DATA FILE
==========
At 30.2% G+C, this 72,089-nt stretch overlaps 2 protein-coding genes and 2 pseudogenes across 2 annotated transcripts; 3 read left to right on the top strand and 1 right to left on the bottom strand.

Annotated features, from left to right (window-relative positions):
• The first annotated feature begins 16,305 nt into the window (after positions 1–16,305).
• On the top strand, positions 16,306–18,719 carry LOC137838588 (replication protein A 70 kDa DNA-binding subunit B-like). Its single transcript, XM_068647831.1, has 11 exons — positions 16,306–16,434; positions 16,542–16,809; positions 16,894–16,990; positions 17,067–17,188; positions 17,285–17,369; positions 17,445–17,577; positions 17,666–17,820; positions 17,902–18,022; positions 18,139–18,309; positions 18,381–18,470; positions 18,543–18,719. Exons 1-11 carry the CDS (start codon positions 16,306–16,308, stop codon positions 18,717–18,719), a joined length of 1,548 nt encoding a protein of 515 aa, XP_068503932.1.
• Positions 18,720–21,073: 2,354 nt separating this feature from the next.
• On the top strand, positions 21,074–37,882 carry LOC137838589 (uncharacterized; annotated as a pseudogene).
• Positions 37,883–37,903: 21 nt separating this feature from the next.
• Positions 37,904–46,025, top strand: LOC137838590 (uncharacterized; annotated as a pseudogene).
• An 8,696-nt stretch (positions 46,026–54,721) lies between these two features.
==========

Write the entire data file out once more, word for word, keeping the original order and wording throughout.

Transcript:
At 30.2% G+C, this 72,089-nt stretch overlaps 2 protein-coding genes and 2 pseudogenes across 2 annotated transcripts; 3 read left to right on the top strand and 1 right to left on the bottom strand.

Annotated features, from left to right (window-relative positions):
• The first annotated feature begins 16,305 nt into the window (after positions 1–16,305).
• On the top strand, positions 16,306–18,719 carry LOC137838588 (replication protein A 70 kDa DNA-binding subunit B-like). Its single transcript, XM_068647831.1, has 11 exons — positions 16,306–16,434; positions 16,542–16,809; positions 16,894–16,990; positions 17,067–17,188; positions 17,285–17,369; positions 17,445–17,577; positions 17,666–17,820; positions 17,902–18,022; positions 18,139–18,309; positions 18,381–18,470; positions 18,543–18,719. Exons 1-11 carry the CDS (start codon positions 16,306–16,308, stop codon positions 18,717–18,719), a joined length of 1,548 nt encoding a protein of 515 aa, XP_068503932.1.
• Positions 18,720–21,073: 2,354 nt separating this feature from the next.
• On the top strand, positions 21,074–37,882 carry LOC137838589 (uncharacterized; annotated as a pseudogene).
• Positions 37,883–37,903: 21 nt separating this feature from the next.
• Positions 37,904–46,025, top strand: LOC137838590 (uncharacterized; annotated as a pseudogene).
• An 8,696-nt stretch (positions 46,026–54,721) lies between these two features.